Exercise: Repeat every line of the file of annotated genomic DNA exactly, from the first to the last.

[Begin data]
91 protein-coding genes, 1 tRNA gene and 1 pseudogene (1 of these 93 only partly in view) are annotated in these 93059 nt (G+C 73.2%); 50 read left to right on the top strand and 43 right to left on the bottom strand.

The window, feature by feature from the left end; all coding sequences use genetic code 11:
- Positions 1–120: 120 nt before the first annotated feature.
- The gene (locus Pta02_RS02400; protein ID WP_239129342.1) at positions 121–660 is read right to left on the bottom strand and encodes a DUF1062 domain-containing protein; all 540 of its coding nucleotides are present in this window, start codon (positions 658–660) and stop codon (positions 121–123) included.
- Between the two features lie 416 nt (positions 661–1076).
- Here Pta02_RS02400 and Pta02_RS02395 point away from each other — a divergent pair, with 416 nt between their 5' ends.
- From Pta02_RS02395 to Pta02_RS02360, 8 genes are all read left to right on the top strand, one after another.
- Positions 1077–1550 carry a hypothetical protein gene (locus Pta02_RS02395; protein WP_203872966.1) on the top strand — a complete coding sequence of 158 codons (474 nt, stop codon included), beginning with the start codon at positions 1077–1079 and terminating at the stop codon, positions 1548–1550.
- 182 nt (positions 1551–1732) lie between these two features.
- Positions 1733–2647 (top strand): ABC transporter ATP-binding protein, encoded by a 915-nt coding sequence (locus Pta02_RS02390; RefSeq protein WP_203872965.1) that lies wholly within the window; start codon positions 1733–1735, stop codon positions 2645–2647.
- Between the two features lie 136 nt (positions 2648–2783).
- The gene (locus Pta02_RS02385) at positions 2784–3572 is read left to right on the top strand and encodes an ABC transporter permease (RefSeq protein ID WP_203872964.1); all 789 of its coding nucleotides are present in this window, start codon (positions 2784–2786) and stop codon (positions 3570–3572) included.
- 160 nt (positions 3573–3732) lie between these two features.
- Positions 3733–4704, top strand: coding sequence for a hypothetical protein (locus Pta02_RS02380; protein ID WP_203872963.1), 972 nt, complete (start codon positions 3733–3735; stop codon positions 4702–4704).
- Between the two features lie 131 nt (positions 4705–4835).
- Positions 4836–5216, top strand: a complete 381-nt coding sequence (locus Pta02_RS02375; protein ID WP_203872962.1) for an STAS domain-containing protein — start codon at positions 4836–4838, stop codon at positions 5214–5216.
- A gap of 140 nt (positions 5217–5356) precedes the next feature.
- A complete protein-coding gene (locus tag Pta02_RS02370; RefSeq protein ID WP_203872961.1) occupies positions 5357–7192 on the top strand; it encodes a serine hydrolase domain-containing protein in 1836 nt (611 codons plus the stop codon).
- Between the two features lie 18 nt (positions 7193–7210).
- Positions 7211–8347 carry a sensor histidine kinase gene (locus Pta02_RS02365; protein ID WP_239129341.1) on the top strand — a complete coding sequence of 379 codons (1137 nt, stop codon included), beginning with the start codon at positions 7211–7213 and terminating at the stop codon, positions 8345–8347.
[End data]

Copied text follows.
91 protein-coding genes, 1 tRNA gene and 1 pseudogene (1 of these 93 only partly in view) are annotated in these 93059 nt (G+C 73.2%); 50 read left to right on the top strand and 43 right to left on the bottom strand.

The window, feature by feature from the left end; all coding sequences use genetic code 11:
- Positions 1–120: 120 nt before the first annotated feature.
- The gene (locus Pta02_RS02400; protein ID WP_239129342.1) at positions 121–660 is read right to left on the bottom strand and encodes a DUF1062 domain-containing protein; all 540 of its coding nucleotides are present in this window, start codon (positions 658–660) and stop codon (positions 121–123) included.
- Between the two features lie 416 nt (positions 661–1076).
- Here Pta02_RS02400 and Pta02_RS02395 point away from each other — a divergent pair, with 416 nt between their 5' ends.
- From Pta02_RS02395 to Pta02_RS02360, 8 genes are all read left to right on the top strand, one after another.
- Positions 1077–1550 carry a hypothetical protein gene (locus Pta02_RS02395; protein WP_203872966.1) on the top strand — a complete coding sequence of 158 codons (474 nt, stop codon included), beginning with the start codon at positions 1077–1079 and terminating at the stop codon, positions 1548–1550.
- 182 nt (positions 1551–1732) lie between these two features.
- Positions 1733–2647 (top strand): ABC transporter ATP-binding protein, encoded by a 915-nt coding sequence (locus Pta02_RS02390; RefSeq protein WP_203872965.1) that lies wholly within the window; start codon positions 1733–1735, stop codon positions 2645–2647.
- Between the two features lie 136 nt (positions 2648–2783).
- The gene (locus Pta02_RS02385) at positions 2784–3572 is read left to right on the top strand and encodes an ABC transporter permease (RefSeq protein ID WP_203872964.1); all 789 of its coding nucleotides are present in this window, start codon (positions 2784–2786) and stop codon (positions 3570–3572) included.
- 160 nt (positions 3573–3732) lie between these two features.
- Positions 3733–4704, top strand: coding sequence for a hypothetical protein (locus Pta02_RS02380; protein ID WP_203872963.1), 972 nt, complete (start codon positions 3733–3735; stop codon positions 4702–4704).
- Between the two features lie 131 nt (positions 4705–4835).
- Positions 4836–5216, top strand: a complete 381-nt coding sequence (locus Pta02_RS02375; protein ID WP_203872962.1) for an STAS domain-containing protein — start codon at positions 4836–4838, stop codon at positions 5214–5216.
- A gap of 140 nt (positions 5217–5356) precedes the next feature.
- A complete protein-coding gene (locus tag Pta02_RS02370; RefSeq protein ID WP_203872961.1) occupies positions 5357–7192 on the top strand; it encodes a serine hydrolase domain-containing protein in 1836 nt (611 codons plus the stop codon).
- Between the two features lie 18 nt (positions 7193–7210).
- Positions 7211–8347 carry a sensor histidine kinase gene (locus Pta02_RS02365; protein ID WP_239129341.1) on the top strand — a complete coding sequence of 379 codons (1137 nt, stop codon included), beginning with the start codon at positions 7211–7213 and terminating at the stop codon, positions 8345–8347.